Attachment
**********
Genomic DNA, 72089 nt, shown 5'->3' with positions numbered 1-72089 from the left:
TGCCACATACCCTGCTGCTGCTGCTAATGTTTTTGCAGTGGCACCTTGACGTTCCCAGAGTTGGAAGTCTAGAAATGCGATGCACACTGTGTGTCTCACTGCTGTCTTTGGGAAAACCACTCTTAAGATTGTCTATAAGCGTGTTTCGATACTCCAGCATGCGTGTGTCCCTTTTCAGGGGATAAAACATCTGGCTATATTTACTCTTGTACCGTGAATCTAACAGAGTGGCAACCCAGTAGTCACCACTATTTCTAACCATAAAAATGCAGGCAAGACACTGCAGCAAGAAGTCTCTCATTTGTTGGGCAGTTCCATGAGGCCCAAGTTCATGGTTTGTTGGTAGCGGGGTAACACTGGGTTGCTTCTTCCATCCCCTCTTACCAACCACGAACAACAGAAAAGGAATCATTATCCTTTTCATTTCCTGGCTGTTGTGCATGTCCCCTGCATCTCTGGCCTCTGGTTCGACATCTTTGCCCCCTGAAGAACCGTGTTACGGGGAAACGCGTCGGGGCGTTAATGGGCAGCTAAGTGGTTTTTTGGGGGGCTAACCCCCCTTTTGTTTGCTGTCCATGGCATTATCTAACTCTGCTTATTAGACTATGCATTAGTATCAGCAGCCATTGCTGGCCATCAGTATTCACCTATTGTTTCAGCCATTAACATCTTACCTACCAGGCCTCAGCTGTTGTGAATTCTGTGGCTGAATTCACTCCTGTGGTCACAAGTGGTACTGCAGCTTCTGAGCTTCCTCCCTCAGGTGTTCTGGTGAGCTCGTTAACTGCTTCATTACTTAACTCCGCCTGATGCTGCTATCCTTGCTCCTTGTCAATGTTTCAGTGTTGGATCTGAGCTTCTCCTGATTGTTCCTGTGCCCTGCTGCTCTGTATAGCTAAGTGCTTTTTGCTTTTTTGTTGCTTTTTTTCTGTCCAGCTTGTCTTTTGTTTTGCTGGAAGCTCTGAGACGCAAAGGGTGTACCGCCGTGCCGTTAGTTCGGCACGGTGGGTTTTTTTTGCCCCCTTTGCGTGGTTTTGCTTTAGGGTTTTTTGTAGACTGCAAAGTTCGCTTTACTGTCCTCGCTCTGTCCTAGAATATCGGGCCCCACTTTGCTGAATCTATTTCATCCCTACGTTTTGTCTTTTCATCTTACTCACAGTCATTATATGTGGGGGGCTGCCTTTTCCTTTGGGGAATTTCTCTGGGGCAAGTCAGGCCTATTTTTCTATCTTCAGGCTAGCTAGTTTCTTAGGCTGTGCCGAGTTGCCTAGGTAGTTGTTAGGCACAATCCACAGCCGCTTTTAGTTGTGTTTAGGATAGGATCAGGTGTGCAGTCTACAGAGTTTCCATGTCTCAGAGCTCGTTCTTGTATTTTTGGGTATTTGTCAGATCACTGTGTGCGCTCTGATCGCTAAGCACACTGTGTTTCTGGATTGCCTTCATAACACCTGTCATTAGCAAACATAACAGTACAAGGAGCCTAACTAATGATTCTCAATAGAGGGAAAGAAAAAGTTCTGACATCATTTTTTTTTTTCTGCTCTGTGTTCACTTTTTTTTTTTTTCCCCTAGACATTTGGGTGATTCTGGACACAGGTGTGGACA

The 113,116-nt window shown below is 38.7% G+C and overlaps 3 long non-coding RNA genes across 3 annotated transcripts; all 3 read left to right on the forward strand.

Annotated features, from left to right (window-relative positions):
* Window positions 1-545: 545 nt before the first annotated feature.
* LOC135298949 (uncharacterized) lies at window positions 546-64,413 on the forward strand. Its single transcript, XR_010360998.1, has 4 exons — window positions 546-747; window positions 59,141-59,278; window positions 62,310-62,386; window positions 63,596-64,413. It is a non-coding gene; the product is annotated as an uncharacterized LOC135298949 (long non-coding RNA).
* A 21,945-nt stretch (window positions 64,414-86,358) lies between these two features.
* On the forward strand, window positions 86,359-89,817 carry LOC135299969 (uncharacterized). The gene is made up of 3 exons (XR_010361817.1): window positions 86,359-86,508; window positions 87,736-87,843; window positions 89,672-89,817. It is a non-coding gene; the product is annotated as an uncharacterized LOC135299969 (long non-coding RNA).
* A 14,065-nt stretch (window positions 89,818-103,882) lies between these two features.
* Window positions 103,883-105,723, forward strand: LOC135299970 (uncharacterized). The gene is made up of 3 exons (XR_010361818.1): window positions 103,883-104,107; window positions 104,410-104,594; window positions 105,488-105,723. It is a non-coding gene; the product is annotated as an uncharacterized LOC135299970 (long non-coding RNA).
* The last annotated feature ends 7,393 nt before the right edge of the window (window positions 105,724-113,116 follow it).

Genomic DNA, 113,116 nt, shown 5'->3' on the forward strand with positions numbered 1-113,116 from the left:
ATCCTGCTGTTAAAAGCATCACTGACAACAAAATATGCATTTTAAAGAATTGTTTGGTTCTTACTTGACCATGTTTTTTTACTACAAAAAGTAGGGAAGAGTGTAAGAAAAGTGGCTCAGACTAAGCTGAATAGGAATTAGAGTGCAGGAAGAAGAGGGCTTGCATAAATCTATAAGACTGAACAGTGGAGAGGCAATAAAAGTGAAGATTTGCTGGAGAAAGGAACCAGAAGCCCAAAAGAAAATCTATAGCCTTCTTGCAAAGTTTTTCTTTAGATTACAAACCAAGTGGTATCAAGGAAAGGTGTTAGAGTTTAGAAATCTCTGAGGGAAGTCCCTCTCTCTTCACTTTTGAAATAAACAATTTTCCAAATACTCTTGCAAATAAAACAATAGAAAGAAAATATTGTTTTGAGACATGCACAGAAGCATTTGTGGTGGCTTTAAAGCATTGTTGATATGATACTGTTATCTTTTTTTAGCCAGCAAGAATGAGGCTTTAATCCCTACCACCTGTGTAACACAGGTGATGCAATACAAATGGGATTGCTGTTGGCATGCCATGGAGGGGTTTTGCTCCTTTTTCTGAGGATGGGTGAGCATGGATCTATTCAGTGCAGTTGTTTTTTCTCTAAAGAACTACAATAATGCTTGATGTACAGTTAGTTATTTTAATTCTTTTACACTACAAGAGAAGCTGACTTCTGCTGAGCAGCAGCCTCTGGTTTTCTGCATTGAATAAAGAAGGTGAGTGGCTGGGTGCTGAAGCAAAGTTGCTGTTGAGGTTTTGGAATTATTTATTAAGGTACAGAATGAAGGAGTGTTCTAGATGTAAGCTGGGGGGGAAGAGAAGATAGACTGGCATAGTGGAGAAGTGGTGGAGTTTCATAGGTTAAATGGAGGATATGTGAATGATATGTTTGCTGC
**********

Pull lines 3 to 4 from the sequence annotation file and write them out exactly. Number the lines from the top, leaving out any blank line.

The 113,116-nt window shown below is 38.7% G+C and overlaps 3 long non-coding RNA genes across 3 annotated transcripts; all 3 read left to right on the forward strand.

Annotated features, from left to right (window-relative positions):